Anyway, even though we would make our long-awaited return to the south of France in yet another van, albeit a Europcar van rather than a daggy old red former postal van, we are inclined to revisit past haunts and see if the buying has improved at all.  The south of France prices for everything tend to be aimed at Excessively Rich People and American tourists.  In more recent times free-spending American tourists might be few and far between, which leaves only the Excessively Rich people to buy the expensive stuff, so maybe the expensive stuff has started to revert to more-reasonably-priced stuff.  Only one way to find out.

Mind you, even in its hey-day of being a mecca for Excessively Rich People and American tourists, we did some pretty good buying at Isle de la Sorgue.  We once bought two lovely tapestries that had hung in a local museum for a couple of hundred years and had faded to sepia and other earthy shades over that time.  The dealer we bought them from had acquired them from the museum only the day before, and in my broken French I tried to chat with him and tell him how in Australia museums don’t tend to leave fabrics in direct sun for a few hundred years, thus destroying their original colours.  Ah, he said, it’s no problem – there’s plenty more where these came from.  And in Europe I guess that is exactly right, there is no shortage of beautiful old things, although as a general rule I think things as fragile as textiles are better cared for.  Still, the museum’s loss was our gain and now I’m reminded of these tapestries I must dig them out of our container and present them for sale.  Getting into the bowels of our container will be a major archaeological dig in itself, but I know they’re there somewhere.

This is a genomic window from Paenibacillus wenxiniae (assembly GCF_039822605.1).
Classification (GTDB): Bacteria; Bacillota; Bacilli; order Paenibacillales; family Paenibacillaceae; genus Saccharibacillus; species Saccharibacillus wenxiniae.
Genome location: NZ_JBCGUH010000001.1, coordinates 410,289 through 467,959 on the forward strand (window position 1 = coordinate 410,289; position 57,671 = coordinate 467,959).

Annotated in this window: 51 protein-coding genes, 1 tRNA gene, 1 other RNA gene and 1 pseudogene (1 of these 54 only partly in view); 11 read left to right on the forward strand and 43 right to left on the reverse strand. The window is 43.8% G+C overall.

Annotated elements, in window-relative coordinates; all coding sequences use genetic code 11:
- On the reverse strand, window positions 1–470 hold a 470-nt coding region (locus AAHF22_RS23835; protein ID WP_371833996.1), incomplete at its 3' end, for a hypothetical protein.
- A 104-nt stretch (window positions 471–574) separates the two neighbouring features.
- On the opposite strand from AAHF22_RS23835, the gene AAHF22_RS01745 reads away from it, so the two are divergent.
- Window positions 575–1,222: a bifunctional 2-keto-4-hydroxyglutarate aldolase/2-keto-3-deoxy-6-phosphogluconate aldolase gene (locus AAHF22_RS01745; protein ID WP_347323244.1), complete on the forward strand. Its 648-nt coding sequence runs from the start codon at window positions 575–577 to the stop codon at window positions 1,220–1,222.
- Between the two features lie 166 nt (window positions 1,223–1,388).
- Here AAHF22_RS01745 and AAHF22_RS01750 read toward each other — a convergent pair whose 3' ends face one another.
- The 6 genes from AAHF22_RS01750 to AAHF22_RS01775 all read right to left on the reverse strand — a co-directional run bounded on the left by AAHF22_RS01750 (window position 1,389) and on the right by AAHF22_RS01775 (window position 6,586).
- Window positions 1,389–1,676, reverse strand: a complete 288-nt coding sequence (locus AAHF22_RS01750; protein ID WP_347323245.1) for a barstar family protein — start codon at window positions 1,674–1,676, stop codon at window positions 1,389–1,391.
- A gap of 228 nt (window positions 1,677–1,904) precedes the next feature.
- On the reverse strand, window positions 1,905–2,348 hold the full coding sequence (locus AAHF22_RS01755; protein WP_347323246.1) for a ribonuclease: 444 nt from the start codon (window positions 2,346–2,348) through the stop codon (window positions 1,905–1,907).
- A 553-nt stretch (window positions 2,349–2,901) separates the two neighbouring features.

Mischka is Shop Manager today, and she is in disgrace for chasing an insect in the front window and in doing so pulling a small stained glass window on herself and breaking it.  Miss Boof Head is perfectly fine, but the window is cactus.  And then this afternoon we have had an on-going battle because she spotted the gecko that lives in the shop and runs along the wall near the ceiling, and she’s gone nuts trying to climb the walls to get it.  Attempting to climb walls full of antique French prints is something I frown upon.  A bit further along the wall is a series of large old French copper saucepans which are hung off butcher’s hooks, which she could impale herself on, so really climbing any part of the wall is frowned upon.  Finally, only some sharp words and a smacked bum convinced her to listen to me and behave herself.  Now she’s pretending to snooze on the desk next to me, but has cunningly positioned herself so she can keep a weather eye on the bit of wall where the gecko was last spotted.  But I’m awake to moggy tactics of pretending to be good when in fact the exact opposite is planned, so we shall see who wins.

This week I really need to get stuck into the task of preparing descriptor and price tags for a lot of the stock arriving in December.  It’s a real problem, though, when you buy over 1000 things and see each of those items for a very brief period before moving on to the next purchase.  Looking through my catalogue, I can see a whole lot of things that sound pretty good in theory, but I have no memory of what I’m talking about.  So I’ll be able to prepare a proportion of the descriptor and price tags in advance, but the rest will have to wait until the unpacking begins and I can again see what I bought.  Unpacking and reinspecting what you bought is always a bit of fun.